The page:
Joshua: Introduction (5)
“And they took strong cities and a rich land,
And possessed houses full of all goods,
Cisterns already dug, vineyards, olive groves,
And fruit trees in abundance.
So they ate and were filled and grew fat,
And delighted themselves in Your great goodness.” Nehemiah 9.25
Reflect and discuss.
1. What were conditions like in Jerusalem in the time of Ezra and Nehemiah? Do you think the people might have considered that the task before them was impossible? Explain.
2. Surrounded by enemies and possessing only the barest minimum of resources, the people of Ezra’s and Nehemiah’s day rebuilt the city and the temple. Why? What was so important about this in the ongoing history of God’s people?
Think about it.
The people who returned to the land of promise under Ezra and Nehemiah were not the battle-ready multitudes Joshua commanded. Nor were they the prosperous and feared nation David and Solomon brought into being. They were a few thousand priests and farmers, dependents of the Persian king, opposed by fierce enemies, prone to compromise, infighting, and neglect of duty, and doubtful that they could succeed in their assigned task.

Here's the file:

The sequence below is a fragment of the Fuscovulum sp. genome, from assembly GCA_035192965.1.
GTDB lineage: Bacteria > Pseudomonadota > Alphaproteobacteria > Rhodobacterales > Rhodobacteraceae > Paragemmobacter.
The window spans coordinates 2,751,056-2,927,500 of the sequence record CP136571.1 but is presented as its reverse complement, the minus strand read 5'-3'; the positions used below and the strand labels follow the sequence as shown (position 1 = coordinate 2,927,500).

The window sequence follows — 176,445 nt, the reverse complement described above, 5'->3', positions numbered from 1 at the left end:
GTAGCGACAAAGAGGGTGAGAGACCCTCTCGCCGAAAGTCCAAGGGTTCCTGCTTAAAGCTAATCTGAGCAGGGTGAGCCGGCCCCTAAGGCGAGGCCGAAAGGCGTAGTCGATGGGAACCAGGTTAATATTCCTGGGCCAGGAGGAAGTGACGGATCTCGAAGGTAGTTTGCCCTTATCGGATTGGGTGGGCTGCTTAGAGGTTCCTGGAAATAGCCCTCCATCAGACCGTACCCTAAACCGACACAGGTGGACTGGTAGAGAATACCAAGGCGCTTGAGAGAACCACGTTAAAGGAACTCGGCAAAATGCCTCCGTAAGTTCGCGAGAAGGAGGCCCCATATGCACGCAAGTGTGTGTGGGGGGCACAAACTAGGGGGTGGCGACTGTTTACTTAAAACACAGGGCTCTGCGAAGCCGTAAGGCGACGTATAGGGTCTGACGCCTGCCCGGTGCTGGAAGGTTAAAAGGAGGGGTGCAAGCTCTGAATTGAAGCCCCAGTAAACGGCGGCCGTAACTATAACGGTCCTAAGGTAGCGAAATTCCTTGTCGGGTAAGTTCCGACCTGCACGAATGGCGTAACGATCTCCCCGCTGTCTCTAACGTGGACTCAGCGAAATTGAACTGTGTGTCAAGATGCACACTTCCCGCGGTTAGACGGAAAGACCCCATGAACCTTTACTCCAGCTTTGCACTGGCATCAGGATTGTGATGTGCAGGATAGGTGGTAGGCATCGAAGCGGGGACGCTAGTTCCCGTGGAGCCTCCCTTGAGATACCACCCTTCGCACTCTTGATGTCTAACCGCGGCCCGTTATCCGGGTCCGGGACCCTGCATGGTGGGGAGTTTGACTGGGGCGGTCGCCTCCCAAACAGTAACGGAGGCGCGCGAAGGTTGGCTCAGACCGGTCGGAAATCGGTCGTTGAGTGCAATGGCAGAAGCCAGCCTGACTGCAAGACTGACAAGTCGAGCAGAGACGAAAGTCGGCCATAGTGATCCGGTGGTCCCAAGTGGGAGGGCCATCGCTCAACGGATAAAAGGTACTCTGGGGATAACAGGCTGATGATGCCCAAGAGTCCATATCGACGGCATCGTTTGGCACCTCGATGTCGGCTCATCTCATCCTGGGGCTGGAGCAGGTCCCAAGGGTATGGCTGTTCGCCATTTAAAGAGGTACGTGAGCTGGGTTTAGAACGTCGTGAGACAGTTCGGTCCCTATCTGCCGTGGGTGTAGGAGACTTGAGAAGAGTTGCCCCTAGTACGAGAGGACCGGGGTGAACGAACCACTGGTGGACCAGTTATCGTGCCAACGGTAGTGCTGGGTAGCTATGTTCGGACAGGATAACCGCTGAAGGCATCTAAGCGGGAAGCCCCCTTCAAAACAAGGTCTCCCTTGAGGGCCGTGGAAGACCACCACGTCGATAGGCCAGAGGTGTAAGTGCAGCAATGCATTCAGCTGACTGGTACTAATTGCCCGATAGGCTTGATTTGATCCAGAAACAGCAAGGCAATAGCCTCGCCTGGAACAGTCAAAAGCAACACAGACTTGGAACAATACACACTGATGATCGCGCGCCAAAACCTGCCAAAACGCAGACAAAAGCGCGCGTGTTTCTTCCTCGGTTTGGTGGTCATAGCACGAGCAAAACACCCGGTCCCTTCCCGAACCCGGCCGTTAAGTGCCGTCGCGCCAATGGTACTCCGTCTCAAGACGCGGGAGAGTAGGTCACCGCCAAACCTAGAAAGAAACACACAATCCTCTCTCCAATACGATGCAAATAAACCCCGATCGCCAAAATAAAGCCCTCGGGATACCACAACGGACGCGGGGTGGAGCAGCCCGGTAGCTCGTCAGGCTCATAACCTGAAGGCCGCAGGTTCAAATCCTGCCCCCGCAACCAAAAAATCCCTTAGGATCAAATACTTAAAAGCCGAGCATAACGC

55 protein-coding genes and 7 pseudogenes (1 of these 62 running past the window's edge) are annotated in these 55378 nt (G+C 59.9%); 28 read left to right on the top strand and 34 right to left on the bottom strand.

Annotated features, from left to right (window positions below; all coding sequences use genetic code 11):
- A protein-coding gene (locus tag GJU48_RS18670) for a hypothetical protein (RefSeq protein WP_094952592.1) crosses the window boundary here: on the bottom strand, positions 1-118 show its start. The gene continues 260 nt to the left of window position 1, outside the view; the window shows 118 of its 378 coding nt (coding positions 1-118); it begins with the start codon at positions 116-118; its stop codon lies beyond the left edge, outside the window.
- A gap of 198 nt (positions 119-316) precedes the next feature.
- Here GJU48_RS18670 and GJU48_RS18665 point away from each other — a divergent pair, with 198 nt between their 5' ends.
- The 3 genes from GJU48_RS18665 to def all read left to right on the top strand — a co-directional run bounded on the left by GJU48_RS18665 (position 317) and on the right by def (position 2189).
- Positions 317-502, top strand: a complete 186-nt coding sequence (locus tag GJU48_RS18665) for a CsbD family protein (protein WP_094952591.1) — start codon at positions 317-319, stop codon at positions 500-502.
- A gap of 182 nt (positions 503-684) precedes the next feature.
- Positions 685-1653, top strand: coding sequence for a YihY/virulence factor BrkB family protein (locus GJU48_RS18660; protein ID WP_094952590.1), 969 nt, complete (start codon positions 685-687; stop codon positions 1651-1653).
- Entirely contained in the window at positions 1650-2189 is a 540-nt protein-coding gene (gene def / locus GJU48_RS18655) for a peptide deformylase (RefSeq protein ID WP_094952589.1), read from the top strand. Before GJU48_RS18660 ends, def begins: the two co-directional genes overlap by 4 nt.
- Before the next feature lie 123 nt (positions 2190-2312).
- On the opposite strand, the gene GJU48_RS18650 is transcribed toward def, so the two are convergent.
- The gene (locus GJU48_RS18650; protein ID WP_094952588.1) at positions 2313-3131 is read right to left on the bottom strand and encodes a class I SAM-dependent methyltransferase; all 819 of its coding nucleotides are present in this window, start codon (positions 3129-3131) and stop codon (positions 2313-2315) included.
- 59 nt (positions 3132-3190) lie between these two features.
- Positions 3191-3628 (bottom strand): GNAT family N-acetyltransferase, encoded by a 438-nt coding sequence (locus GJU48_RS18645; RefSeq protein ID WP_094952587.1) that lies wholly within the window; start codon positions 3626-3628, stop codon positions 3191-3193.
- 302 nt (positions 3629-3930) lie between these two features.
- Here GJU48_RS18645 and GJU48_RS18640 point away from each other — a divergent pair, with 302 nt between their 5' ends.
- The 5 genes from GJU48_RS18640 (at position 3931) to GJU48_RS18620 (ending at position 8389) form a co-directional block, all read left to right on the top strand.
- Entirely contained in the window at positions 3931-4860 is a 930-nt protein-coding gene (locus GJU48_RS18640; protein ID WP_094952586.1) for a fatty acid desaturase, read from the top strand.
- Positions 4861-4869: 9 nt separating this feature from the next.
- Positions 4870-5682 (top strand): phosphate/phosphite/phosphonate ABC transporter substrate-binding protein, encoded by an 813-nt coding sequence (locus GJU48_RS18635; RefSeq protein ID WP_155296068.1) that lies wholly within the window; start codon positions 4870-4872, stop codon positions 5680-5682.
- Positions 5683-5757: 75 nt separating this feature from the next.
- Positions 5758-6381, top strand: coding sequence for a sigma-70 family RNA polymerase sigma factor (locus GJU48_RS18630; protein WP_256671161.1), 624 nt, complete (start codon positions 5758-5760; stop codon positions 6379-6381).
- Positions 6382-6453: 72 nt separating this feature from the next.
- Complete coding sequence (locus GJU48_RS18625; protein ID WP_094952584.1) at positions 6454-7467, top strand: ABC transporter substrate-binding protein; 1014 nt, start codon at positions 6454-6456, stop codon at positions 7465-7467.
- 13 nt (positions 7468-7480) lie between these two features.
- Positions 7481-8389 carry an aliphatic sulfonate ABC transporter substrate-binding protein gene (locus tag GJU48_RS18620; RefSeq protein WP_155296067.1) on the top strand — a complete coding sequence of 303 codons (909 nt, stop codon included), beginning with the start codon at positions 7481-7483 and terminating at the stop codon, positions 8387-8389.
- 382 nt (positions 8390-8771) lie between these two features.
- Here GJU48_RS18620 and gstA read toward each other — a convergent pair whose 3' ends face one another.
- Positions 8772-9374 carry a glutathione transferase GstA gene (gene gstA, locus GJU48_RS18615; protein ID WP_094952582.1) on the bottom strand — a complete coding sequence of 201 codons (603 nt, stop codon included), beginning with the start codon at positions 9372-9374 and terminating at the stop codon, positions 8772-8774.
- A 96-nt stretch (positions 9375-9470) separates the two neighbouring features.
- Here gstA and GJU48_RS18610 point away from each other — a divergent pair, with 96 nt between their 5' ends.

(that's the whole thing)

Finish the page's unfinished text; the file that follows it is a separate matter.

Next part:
But they were led by men such as Ezra, Nehemiah, Haggai, Zechariah, and Zerubbabel, men who had no doubt about God’s call, no fear of God’s enemies, no hesitation in confronting and rallying the people to work, and no lack of strength to lead the people in reclaiming their covenant heritage.
As the temple and wall of Jerusalem came to completion, the leaders rallied their people to renewal and hope by placing their situation firmly within the heritage and legacy of men like Moses, Joshua, and David. As God had been good to His people in Joshua’s day, He would be good to them again. The leaders called the people to renew their covenant with the Lord, and they sang with thanksgiving on the walls of the city, facing the very temple which would one day welcome the “Desire of all nations” (Neh. 9.38; Hag. 2.6-9).